Contents in Dailies
Many films feature one primary film unit that shoots all of the main shots and several smaller film units that shoot “pickup” shots, stunts, or special effects shots. On the dailies’ reels, these shots are mixed in with the primary unit material. For example, a typical pickup shot can be a simple shot of a building’s exterior that doesn’t include any actors and is shot with a smaller team to save time and money. Due to how the dailies are handled, if a unit shoots with more than one camera, all shots from one “A” camera will typically be followed by all “B” camera shots.
Wild sound is sound that is recorded without simultaneous picture recording at the end of a daily reel. Visual effects shots are frequently assembled regularly for visual effects or animation supervisors to review. They’ll have the work of animators and effects artists from the previous day in varying stages of completion. When a shot reaches the scene where the director requires additional feedback, it will be assimilated and screened to the director, as a part of the regular dailies screening or as a separate weekly VFX dailies screening.
Timecode and keycode numbers are commonly placed on dailies supplied to the editing department. These numbers are eventually used to reassemble the original high-definition footage and audio to match the cut. Depending on the preparation of dailies, they appear on the editor’s copy or all copies of the dailies.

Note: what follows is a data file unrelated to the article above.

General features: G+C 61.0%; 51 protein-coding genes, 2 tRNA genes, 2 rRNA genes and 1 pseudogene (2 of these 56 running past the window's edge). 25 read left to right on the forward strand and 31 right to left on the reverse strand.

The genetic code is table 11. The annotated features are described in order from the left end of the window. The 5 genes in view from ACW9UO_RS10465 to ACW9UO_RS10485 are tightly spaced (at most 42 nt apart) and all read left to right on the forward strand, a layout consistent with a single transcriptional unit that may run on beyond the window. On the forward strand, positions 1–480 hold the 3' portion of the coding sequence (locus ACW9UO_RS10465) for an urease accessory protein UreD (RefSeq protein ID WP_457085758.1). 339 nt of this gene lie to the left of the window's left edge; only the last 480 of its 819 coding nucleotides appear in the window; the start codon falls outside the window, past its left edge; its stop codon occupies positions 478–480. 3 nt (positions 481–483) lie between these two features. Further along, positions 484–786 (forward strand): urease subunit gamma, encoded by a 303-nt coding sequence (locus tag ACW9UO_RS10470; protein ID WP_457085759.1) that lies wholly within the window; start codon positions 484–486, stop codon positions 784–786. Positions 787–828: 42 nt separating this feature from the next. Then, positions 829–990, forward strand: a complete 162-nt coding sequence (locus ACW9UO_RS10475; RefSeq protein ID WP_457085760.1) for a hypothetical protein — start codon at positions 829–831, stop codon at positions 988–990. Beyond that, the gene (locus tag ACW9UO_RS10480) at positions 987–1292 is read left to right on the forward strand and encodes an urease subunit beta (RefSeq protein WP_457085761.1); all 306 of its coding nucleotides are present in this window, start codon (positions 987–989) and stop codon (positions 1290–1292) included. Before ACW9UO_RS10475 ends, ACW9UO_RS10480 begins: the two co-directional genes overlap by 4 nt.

Creation of Dailies
A movie camera captures the image on 35 mm film during the regular filming of a motion picture, and a separate audio recorder records the sound on set. The film negative is developed, printed, or telecined to display the images on a projector or video monitor. The sound is synchronized to the film using a clapperboard as a reference. The scene, shot, and take number are all labeled on the clapperboard. The numbers are also recited aloud to mark the audio recording. A camera assistant will close the clapper once the camera and sound start rolling, creating a visible and audible reference point.
The technician will look at the numbers on the slate board during the synching process after the film has been developed and then match the numbers with the spoken slate. The technician then looks for the frame where the clapper closes for the first time. Also, he notices the beep or clapping sound on the audiotape and adjusts one or the other until they happen at the same time when the tape is played again. This must be done for every take. Some systems record synchronized timecode onto film and audiotape during the shooting process, allowing automatic image and audio alignment. However, these systems are rarely used in practice.
All feature-film dailies were printed on film before computer-based editing techniques were widely available in the late 1980s. The workprint is the term for these bits of film. After viewing, the film editor uses the workprint to edit the film on a flatbed editor. The negative is assembled such that it is similar to the modified workprint that is altered and accepted. Most of today’s editing is done using non-linear computer-based editing systems that use a video copy of the dailies. When a film is telecined, keycode numbers are recorded, which assign a number to each film frame and are later used to reassemble the original movie to match the edit.
Evolution of Dailies in Video or Digital Film
The image and sound are simultaneously recorded when employing a video camera or a digital motion picture camera. This is done to videotape or set a hard drive in a format that can be watched on display right away, removing the need for a conversion process to view the dailies. However, each day’s video will generally go through a daily approach to create a second copy for protection and several copies on DVD or other media for viewing by producers or other persons who are not on set.